A broken arm refers to a crack or break on any of the three bones in the arm – the ulna, the radius and the humerus. Broken arms usually require medical attention immediately.
Symptoms of a broken arm
Often the most immediate symptom of a broken arm is an audible crack upon impact. The area may be extremely tender and painful to touch. Other symptoms will include bruising, swelling, inability to move elbow or wrist properly and, in extreme cases, deformity.
Causes of a broken arm
A broken arm will usually be the result of some sort of heavy trauma. Common causes are a heavy fall where the arm, hand, wrist or elbow takes the brunt of the impact; sports injuries or accidents where the arm suffers a heavy blow; a severe accident like a car crash or falling off a skateboard or bike where the arm breaks from direct trauma. You can even break your arm in an arm wrestle!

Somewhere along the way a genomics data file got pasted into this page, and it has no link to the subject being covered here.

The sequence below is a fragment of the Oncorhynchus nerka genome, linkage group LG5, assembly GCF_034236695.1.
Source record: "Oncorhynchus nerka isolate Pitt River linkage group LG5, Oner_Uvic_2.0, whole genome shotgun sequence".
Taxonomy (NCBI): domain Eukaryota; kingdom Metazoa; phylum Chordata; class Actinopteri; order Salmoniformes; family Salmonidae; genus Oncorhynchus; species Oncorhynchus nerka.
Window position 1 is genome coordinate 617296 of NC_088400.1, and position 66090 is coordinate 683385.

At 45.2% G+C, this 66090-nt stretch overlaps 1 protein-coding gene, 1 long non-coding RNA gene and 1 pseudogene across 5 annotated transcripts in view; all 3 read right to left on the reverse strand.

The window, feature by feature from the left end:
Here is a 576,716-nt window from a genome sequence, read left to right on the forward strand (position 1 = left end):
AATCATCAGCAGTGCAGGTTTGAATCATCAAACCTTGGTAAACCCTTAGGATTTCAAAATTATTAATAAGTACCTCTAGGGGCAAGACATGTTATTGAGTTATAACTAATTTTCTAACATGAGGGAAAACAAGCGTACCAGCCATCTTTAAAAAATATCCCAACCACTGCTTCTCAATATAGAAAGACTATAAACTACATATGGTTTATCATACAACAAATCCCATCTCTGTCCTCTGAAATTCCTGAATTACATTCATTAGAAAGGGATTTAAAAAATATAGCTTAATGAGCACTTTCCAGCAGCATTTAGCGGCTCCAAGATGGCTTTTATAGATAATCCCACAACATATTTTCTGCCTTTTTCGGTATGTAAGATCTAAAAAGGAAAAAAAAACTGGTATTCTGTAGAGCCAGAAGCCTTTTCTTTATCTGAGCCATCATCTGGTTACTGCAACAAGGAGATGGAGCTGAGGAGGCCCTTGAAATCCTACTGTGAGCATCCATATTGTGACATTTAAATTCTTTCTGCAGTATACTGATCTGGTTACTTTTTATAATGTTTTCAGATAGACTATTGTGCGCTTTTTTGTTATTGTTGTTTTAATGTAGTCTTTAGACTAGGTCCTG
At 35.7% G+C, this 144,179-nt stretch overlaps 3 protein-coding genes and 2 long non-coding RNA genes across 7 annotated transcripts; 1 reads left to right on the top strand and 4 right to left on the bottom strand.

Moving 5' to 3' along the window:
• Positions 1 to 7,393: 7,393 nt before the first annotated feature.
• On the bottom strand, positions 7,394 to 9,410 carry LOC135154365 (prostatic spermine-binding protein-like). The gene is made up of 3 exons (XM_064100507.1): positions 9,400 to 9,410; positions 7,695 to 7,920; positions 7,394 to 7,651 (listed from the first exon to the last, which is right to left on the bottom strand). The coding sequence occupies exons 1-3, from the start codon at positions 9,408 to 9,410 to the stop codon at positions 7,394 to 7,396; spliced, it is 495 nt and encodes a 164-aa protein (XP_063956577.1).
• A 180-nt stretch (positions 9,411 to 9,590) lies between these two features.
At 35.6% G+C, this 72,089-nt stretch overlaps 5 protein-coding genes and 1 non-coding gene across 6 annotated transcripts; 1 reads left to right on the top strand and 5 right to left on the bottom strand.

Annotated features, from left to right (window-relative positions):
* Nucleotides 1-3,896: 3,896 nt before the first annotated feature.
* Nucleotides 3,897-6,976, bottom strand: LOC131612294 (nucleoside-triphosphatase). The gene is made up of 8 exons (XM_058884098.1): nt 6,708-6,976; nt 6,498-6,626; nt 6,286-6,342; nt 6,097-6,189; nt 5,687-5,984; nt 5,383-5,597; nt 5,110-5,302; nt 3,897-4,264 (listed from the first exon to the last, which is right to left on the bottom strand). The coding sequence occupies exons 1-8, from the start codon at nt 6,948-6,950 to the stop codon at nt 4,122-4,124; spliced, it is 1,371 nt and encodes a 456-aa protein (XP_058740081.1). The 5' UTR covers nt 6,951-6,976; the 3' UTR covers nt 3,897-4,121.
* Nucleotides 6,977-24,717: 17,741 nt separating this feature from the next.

What are the different types of breaks you can sustain?
These are some of the common types of fractures:
Compound fracture – This is when the break is severe, causing the bone to pierce the skin. Immediate medical attention is required. A closed fracture is when the skin does not break.
Comminuted fracture – This is when the bone is shattered into fragments.
Greenstick fracture – When the bone cracks but doesn’t actually break the entire way through. Quite common in children as their bones are more flexible than adults.
When Is Hand Therapy Necessary?
For most arm fractures, it is necessary to see your a doctor. They will refer you for x-rays to help determine whether you can be managed conservatively by cast immobilisation or require surgery to obtain correct bone alignment in order to ensure a healthy healing process.
Your hand therapist can fit you with a waterproof cast once your swelling is down, and assist you to regain motion and strength once the fracture is healed.
Surgery is generally required for severe breaks with displaced fractures. Fixation devices including screws, plates, nails or K-wire will help stabilise the healing process. You will usually be referred to a hand therapist following surgery to help control swelling, regain motion, and provide a removable brace to protect the surgical site.